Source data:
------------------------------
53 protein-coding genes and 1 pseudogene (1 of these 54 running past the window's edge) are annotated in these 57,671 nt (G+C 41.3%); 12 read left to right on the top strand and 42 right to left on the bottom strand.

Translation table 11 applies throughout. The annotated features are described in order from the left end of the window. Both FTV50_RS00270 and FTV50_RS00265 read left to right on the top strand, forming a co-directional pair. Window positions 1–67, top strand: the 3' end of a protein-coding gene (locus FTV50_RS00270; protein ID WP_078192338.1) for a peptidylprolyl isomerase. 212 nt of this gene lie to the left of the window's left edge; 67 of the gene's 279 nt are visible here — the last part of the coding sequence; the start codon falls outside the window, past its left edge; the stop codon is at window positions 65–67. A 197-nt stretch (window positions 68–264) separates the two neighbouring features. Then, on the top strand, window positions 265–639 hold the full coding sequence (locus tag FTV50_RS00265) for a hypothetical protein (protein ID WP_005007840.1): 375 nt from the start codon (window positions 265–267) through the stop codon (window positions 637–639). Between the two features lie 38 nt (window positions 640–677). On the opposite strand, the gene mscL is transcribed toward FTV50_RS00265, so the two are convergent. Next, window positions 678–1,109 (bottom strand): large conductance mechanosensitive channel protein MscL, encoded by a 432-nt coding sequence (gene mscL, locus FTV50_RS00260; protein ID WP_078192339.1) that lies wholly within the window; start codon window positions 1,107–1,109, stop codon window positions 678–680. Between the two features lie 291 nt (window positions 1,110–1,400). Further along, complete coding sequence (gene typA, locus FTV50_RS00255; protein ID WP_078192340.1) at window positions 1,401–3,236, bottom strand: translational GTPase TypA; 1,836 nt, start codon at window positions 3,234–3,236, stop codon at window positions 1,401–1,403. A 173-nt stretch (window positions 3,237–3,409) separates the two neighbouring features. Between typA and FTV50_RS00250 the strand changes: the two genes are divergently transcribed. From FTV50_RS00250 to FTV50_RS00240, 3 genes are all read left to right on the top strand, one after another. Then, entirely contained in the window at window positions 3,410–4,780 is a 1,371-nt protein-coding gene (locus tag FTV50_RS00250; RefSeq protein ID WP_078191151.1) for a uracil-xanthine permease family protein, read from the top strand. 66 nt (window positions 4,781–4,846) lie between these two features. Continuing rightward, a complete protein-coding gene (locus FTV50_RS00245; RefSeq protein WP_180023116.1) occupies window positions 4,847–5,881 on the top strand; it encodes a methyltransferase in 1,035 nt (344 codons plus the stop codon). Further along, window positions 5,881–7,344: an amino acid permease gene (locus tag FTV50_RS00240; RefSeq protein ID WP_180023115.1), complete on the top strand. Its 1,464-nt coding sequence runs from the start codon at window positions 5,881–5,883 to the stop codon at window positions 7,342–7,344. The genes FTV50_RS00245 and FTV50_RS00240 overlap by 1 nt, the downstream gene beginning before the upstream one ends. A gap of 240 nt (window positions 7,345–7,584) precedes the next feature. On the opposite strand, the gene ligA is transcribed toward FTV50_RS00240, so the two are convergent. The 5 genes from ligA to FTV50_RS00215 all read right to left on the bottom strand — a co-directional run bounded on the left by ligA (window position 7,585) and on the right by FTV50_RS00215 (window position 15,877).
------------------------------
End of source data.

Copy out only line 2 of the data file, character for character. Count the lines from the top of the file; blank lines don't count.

Translation table 11 applies throughout. The annotated features are described in order from the left end of the window. Both FTV50_RS00270 and FTV50_RS00265 read left to right on the top strand, forming a co-directional pair. Window positions 1–67, top strand: the 3' end of a protein-coding gene (locus FTV50_RS00270; protein ID WP_078192338.1) for a peptidylprolyl isomerase. 212 nt of this gene lie to the left of the window's left edge; 67 of the gene's 279 nt are visible here — the last part of the coding sequence; the start codon falls outside the window, past its left edge; the stop codon is at window positions 65–67. A 197-nt stretch (window positions 68–264) separates the two neighbouring features. Then, on the top strand, window positions 265–639 hold the full coding sequence (locus tag FTV50_RS00265) for a hypothetical protein (protein ID WP_005007840.1): 375 nt from the start codon (window positions 265–267) through the stop codon (window positions 637–639). Between the two features lie 38 nt (window positions 640–677). On the opposite strand, the gene mscL is transcribed toward FTV50_RS00265, so the two are convergent. Next, window positions 678–1,109 (bottom strand): large conductance mechanosensitive channel protein MscL, encoded by a 432-nt coding sequence (gene mscL, locus FTV50_RS00260; protein ID WP_078192339.1) that lies wholly within the window; start codon window positions 1,107–1,109, stop codon window positions 678–680. Between the two features lie 291 nt (window positions 1,110–1,400). Further along, complete coding sequence (gene typA, locus FTV50_RS00255; protein ID WP_078192340.1) at window positions 1,401–3,236, bottom strand: translational GTPase TypA; 1,836 nt, start codon at window positions 3,234–3,236, stop codon at window positions 1,401–1,403. A 173-nt stretch (window positions 3,237–3,409) separates the two neighbouring features. Between typA and FTV50_RS00250 the strand changes: the two genes are divergently transcribed. From FTV50_RS00250 to FTV50_RS00240, 3 genes are all read left to right on the top strand, one after another. Then, entirely contained in the window at window positions 3,410–4,780 is a 1,371-nt protein-coding gene (locus tag FTV50_RS00250; RefSeq protein ID WP_078191151.1) for a uracil-xanthine permease family protein, read from the top strand. 66 nt (window positions 4,781–4,846) lie between these two features. Continuing rightward, a complete protein-coding gene (locus FTV50_RS00245; RefSeq protein WP_180023116.1) occupies window positions 4,847–5,881 on the top strand; it encodes a methyltransferase in 1,035 nt (344 codons plus the stop codon). Further along, window positions 5,881–7,344: an amino acid permease gene (locus tag FTV50_RS00240; RefSeq protein ID WP_180023115.1), complete on the top strand. Its 1,464-nt coding sequence runs from the start codon at window positions 5,881–5,883 to the stop codon at window positions 7,342–7,344. The genes FTV50_RS00245 and FTV50_RS00240 overlap by 1 nt, the downstream gene beginning before the upstream one ends. A gap of 240 nt (window positions 7,345–7,584) precedes the next feature. On the opposite strand, the gene ligA is transcribed toward FTV50_RS00240, so the two are convergent. The 5 genes from ligA to FTV50_RS00215 all read right to left on the bottom strand — a co-directional run bounded on the left by ligA (window position 7,585) and on the right by FTV50_RS00215 (window position 15,877).